The History of the Clan Weir
The name Weir originates from the Norman ‘Vere’ and the name is now generally found in Lanarkshire and other parts of Scotland.
The first person of this name mentioned in Scottish history is a Radulphus de Vere in the 12th century. He was a son of Aubrey, 1st Earl of Oxford who joined the Flemish side during the succession in England. He went to Scotland in 1165, giving his loyalty to William the Lion at the Battle of Alnwick, history states that Ralph was captured alongside the King in 1174.
His progenies lived at Blackwood in Lanarkshire, his grandson, Richardus de Vere was administrator of the lands and the Barony of Blackwood in 1296. In that same year Richardus pledged his fidelity to Edward I, and was one of the signers of the Ragman Roll. Also, in that year the sheriff of Edinburgh restored the land that was stripped of him to Thomas de Wer.
In 1400, the manor of Blackwood was established by an agreement to Rothald Weir and the Weirs held many lands at Kelso, where the abbey had been gifted land by Radulphus at the end of the 12th century.
The name is mentioned again in 1489 in a negative light when George Weir took part in setting fire to the town of Dumbarton. In 1532, we see the name in history again when Alan Lockhart received the death sentence for the murder of David and Ralph Weir, but the sentence was never carried out.
The most well-known, or rather infamous Weir was Major Thomas Weir, he was Captain of the Edinburgh town guard. After his career ended as Captain of the Guard, he became an enthusiastic protestant preacher, with well-attended prayer meetings in the town of Edinburgh. He is so well-known in history because at one of these meetings that he unexpectedly confessed to witchcraft and incest. He had the undecided honor of being the last man to be burned for witchcraft in Scotland.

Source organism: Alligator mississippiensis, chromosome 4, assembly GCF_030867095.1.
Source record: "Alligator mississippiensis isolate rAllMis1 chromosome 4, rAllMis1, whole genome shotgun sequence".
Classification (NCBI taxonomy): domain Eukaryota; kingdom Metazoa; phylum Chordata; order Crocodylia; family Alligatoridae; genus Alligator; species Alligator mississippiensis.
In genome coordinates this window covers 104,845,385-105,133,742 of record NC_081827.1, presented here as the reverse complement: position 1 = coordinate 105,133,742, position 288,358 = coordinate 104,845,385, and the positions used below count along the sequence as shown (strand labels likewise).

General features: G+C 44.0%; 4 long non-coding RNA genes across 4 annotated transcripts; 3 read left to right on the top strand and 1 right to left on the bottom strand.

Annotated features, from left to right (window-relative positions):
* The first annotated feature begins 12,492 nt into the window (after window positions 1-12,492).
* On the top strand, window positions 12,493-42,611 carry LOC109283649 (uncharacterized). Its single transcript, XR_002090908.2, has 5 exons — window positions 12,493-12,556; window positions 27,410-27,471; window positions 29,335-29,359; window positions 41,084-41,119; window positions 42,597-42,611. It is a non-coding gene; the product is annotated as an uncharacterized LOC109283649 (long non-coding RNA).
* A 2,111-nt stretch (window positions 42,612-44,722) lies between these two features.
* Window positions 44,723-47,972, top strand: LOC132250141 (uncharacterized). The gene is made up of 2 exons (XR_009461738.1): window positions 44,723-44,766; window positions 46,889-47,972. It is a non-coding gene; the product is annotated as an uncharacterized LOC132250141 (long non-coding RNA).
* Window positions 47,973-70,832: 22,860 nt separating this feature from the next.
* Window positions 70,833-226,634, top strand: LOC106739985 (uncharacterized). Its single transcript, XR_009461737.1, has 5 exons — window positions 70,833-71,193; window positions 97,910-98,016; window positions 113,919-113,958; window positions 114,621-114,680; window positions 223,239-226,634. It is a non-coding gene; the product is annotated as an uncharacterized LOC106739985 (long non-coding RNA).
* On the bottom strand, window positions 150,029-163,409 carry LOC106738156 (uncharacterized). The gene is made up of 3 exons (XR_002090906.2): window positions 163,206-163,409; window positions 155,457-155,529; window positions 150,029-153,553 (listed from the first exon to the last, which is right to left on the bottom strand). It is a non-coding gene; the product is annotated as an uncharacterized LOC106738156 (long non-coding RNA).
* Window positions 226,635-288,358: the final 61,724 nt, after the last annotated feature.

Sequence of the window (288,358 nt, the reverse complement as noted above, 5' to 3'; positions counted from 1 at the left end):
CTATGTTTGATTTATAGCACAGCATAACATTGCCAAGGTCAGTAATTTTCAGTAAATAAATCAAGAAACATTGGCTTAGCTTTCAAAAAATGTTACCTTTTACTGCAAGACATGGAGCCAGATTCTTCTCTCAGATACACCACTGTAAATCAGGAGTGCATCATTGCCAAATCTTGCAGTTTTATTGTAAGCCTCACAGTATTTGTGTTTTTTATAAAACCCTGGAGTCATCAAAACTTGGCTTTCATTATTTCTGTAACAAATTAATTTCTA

‘Weir of Hermiston’ was the title of Robert Louis Stevenson’s last book and tells the story of Adam Weir, Lord of Hermiston, who sentences his son Archie to death. James Weir founded an engineering company, by the name of G. & J. Weir & Co in Cathcart in the 19th century. The clan of Weir is an Armigerous clan and is recognized as a branch of the Buchanans, the MacNaughtons and the MacFarlanes.
In Blackwood, the historical residence of the Weir Clan, a branch of the Weirs/De Veres lived at the Stonebyres Estate and records show their residence lasted from the 15th century until 1845. In 1934 the house was demolished in a fire and the family name remained in the history books.